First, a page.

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PHILOSOPHY: Formed in 2014, Issaquah Law Group is a law firm with one focus: providing businesses and insurers with high quality legal representation with the responsiveness of a smaller firm. ILG was founded on the principle that strong client relationships are the key to successful legal representation and strong relationships are built upon clear and consistent communication. 

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COMMUNITY: In addition, the Lawyers at Issaquah Law Group remain active in the legal and civic community. A core commitment of our Issaquah Attorneys is community service. Our attorneys' civic involvement includes the King County Civil Rights Commission; the City of Issaquah Planning Policy Commission; the Northwest Screenwriters Guild, service as a pro tem judge. We live and work in the Pacific Northwest, and we aim to make it a better place.

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Division III: Condo Division Without Condo Owners' Consent Void

Club Envy of Spokane, LLC v. The Ridpath Tower Condominium Association

This case might be of interest to those involved in building condominiums or those who are trying prevent condominiums from being built. Here, Revival wanted to create some condos, and it did so. It then altered the condo association agreement a couple of times, you know, without really talking to the condo association about it and letting them weight in on it.

The old hotel became condominiums on February 20, 2008. A couple of amended declarations were filed, the latest being recorded on August 28, 2008. Under the condominium act, RCW 64.34.262(2), “No action to challenge the validity of any amendment adopted by the association pursuant to this section may be brought more than one year after the amendment is recorded.” The key phrase here is “adopted by the association.” Because Club Envy was actually challenging whether there even was a proper amendment because one had not been passed by the association, the statute of limitations did not apply.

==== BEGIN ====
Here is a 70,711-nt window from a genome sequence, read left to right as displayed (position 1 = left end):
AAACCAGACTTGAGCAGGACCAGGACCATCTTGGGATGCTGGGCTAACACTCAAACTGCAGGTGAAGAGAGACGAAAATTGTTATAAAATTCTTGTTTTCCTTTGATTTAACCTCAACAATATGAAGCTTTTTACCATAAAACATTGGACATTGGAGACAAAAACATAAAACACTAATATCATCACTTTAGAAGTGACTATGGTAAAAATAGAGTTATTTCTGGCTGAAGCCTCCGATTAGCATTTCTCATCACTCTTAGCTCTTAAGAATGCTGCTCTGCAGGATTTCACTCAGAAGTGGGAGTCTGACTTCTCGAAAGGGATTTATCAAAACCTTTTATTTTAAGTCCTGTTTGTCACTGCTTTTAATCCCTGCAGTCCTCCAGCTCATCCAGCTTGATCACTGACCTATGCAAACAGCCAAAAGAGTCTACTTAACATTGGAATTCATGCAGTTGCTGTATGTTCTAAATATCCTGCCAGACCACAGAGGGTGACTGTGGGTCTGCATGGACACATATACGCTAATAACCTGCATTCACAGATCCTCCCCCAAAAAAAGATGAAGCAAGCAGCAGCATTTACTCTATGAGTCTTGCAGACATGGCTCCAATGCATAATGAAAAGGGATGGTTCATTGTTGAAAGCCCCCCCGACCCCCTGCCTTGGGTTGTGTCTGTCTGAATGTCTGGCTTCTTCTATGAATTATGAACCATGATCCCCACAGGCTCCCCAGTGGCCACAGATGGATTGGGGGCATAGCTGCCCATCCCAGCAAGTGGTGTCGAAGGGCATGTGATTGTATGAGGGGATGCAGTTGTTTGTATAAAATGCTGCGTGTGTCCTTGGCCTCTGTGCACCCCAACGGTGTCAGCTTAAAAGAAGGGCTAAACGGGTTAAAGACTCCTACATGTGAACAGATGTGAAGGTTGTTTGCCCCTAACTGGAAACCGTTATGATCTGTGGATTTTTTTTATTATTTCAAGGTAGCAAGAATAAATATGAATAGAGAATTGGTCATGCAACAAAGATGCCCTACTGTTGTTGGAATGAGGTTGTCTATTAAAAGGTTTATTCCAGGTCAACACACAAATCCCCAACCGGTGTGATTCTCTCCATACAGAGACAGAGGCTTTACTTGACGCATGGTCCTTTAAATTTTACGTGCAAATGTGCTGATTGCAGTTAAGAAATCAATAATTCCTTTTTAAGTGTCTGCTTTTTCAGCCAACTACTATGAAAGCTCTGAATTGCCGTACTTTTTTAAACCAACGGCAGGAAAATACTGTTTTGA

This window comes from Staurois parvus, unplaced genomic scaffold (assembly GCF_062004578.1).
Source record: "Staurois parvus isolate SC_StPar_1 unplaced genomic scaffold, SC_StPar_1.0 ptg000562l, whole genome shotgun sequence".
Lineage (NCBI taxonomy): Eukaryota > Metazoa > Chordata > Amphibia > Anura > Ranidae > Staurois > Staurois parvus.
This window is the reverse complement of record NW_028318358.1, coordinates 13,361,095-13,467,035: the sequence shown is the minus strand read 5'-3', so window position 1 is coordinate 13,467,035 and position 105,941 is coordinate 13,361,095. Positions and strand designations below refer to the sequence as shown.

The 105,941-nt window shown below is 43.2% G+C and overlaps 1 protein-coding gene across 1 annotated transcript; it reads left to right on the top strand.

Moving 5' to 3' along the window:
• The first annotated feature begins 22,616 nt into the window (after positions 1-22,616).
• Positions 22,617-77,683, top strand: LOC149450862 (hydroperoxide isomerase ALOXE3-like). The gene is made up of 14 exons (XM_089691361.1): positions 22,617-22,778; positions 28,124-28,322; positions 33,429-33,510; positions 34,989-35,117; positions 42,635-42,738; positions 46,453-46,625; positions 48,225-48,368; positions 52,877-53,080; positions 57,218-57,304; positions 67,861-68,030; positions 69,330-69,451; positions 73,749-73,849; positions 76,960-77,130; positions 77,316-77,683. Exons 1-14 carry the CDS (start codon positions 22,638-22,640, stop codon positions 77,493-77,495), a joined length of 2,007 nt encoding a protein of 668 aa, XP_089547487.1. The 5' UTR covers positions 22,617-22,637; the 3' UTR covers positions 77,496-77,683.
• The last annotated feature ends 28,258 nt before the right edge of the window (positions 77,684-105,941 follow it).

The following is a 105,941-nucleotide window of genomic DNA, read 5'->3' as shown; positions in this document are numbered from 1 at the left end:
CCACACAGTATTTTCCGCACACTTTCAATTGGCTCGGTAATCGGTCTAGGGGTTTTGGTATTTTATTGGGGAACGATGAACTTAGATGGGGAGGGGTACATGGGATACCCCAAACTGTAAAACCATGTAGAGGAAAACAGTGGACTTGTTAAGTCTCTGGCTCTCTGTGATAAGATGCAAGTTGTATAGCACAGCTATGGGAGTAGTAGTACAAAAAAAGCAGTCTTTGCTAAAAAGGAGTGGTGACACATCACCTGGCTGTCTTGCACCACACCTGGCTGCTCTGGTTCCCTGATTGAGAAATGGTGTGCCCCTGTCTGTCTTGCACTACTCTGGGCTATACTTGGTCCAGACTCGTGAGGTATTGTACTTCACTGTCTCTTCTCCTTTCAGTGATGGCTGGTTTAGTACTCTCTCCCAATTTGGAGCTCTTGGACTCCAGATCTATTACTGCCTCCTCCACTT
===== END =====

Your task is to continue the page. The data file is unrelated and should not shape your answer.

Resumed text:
Defendants had also argued that Club Envy had waited too long to say anything, and that their silence could be relied upon in moving forward with the changes to the condominiums. However, for silence to mean a cent, Club NV would’ve actually had to have full knowledge of the facts. Without knowing that there was any improper amendment, how could someone challenge it, and how could you consider their silence an assent to something they did not know about.

Essentially, a couple of the directors of the Association didn’t follow the rules, and in doing so took away some of the property rights of some of the condo owners. This was improper:

The record shows the second amended declaration (which created more units, lowered each unit owner's voting rights, and converted some common elements to private ownership) was not passed by all members as statutorily required. Accordingly, the second amended declaration was void ab initio; the trial court properly granted Club Envy's motion for summary judgment, declaring the declaration as such. Because the second amended declaration was void, the trial court properly dismissed Club Envy's other claims relating to application of second amended declaration's voting rights to terms in the first amended declaration. Club Envy acquiesces indicating "resolving the validity of the Second Amended Declaration created an entire resolution to the matter." Resp't Br. at 38.

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